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A Flexible and Efficient API for a Customizable Proxy Cache. Vivek S. Pai, Alan L. Cox, Vijay S. Pai, and Willy Zwaenepoel. iMimic Networking, Inc. http://www.imimic.com. Motivation. More features moving into proxy caches The ubiquitous layer 7 device

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a flexible and efficient api for a customizable proxy cache

A Flexible and Efficient API for a Customizable Proxy Cache

Vivek S. Pai, Alan L. Cox,

Vijay S. Pai, and Willy Zwaenepoel

iMimic Networking, Inc.

http://www.imimic.com

motivation
Motivation
  • More features moving into proxy caches
    • The ubiquitous layer 7 device
    • Filtering, reporting, CDN support, transformation
    • Lots of this being done one-off, ad hoc
    • Can’t know everything at deployment
  • Some approaches for generalization
    • ICAP/OPES, proprietary mechanisms
    • But design considerations shifting
  • Goal: new approach for modern environments
contributions
Contributions
  • Designed event-friendly proxy API
  • Implemented on iMimic DataReactor cache
  • Imposes negligible performance overhead
  • Demo modules
    • High performance
    • Low interference
outline
Outline
  • Background
  • API Design
  • API Functions
  • Implementation and Performance
  • Conclusions
proxy cache concepts
Proxy Cache Concepts

clients

WAN

proxy cache

LAN

origin servers

why program a proxy
Why Program a Proxy?
  • It’s at the right point in network
    • Sees all client-side and server-side HTTP traffic
    • Can react to both LAN and WAN conditions
  • Already examines layer 7
  • Groundwork in place for value-adds
    • Content filtering, access control, etc.
enabling technologies
Enabling Technologies
  • Moore’s Law
    • CPU speeds outstripping all other components
    • Lots of cycles to burn…
  • Proxy software
    • Increasing efficiency in managing connections, disk storage, etc.
  • Commodity OS/hardware improvements
    • No longer need specialized systems to run efficient proxy caches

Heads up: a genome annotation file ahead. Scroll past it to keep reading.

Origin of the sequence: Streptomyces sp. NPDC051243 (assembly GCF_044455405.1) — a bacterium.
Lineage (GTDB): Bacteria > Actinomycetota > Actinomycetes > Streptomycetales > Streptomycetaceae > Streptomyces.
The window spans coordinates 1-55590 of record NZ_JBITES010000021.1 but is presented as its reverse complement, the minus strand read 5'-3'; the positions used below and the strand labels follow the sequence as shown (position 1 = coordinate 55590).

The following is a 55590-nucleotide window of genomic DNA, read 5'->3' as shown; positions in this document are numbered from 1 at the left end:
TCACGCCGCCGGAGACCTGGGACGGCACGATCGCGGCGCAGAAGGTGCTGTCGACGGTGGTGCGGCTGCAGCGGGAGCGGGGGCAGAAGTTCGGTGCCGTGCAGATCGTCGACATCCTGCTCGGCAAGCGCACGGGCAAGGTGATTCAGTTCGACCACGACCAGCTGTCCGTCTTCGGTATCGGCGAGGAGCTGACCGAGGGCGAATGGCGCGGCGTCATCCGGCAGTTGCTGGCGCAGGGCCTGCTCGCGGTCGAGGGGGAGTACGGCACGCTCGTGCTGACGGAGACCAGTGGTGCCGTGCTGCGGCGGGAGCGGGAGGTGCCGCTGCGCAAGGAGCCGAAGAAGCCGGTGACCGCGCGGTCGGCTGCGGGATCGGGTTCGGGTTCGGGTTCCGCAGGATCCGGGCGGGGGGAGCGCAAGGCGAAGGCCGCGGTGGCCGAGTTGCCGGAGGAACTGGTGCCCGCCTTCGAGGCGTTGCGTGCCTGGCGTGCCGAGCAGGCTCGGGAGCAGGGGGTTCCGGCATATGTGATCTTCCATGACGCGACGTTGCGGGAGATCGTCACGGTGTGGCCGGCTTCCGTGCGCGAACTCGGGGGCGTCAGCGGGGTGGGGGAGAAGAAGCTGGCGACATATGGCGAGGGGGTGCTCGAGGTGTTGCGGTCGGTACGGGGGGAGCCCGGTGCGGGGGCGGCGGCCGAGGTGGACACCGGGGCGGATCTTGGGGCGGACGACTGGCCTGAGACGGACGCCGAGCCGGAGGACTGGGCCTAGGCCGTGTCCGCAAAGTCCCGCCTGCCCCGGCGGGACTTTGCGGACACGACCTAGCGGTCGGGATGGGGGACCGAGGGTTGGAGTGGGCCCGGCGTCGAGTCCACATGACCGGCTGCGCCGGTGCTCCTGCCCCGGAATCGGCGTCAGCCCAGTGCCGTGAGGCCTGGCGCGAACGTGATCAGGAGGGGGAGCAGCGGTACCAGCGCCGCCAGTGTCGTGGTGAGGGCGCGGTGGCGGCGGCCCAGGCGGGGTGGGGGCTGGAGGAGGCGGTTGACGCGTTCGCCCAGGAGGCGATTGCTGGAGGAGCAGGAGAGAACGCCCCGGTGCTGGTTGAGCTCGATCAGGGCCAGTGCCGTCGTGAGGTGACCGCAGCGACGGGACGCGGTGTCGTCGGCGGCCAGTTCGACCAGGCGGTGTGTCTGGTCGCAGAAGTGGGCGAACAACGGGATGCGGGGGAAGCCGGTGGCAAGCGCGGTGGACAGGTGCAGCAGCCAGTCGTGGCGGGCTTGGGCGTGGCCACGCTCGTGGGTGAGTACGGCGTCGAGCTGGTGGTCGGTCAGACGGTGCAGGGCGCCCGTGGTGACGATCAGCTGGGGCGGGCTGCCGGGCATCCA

commodity system improvements
Commodity System Improvements
  • 1997: Appliances 4x faster than software running on a 2-processor UltraSparc
  • [Source: Danzig, “NetCache Architecture and Deployment”]
commodity system improvements1
Commodity System Improvements
  • 1997: Appliances 4x faster than software running on a 2-processor UltraSparc
  • [Source: Danzig, “NetCache Architecture and Deployment”]
  • 1st NLANR cacheoff (April ’99): gap only 2.5 x
    • 600 req/sec (Peregrine) vs. 1500 (InfoLibria)
commodity system improvements2
Commodity System Improvements
  • 1997: Appliances 4x faster than software running on a 2-processor UltraSparc
  • [Source: Danzig, “NetCache Architecture and Deployment”]
  • 1st NLANR cacheoff (April ’99): gap only 2.5 x
  • 2nd cacheoff (Jan ’00): gap only 1.7x
    • 1450 req/sec (iMimic) vs. 2400 (Compaq)
commodity system improvements3
Commodity System Improvements
  • 1997: Appliances 4x faster than software running on a 2-processor UltraSparc
  • [Source: Danzig, “NetCache Architecture and Deployment”]
  • 1st NLANR cacheoff (April ’99): gap only 2.5 x
  • 2nd cacheoff (Jan ’00): gap only 1.7x
  • 3rd cacheoff (Oct ’00): gap only 15%
    • 2083 req/sec (Microsoft) vs. 2400 (Compaq)
commodity system improvements4
Commodity System Improvements
  • 1997: Appliances 4x faster than software running on a 2-processor UltraSparc
  • [Source: Danzig, “NetCache Architecture and Deployment”]
  • 1st NLANR cacheoff (April ’99): gap only 2.5 x
  • 2nd cacheoff (Jan ’00): gap only 1.7x
  • 3rd cacheoff (Oct ’00): gap only 10%
  • 4th cacheoff (Dec ’01): commodity system best
    • Performance record: 2700 req/sec (Cintel/iMimic)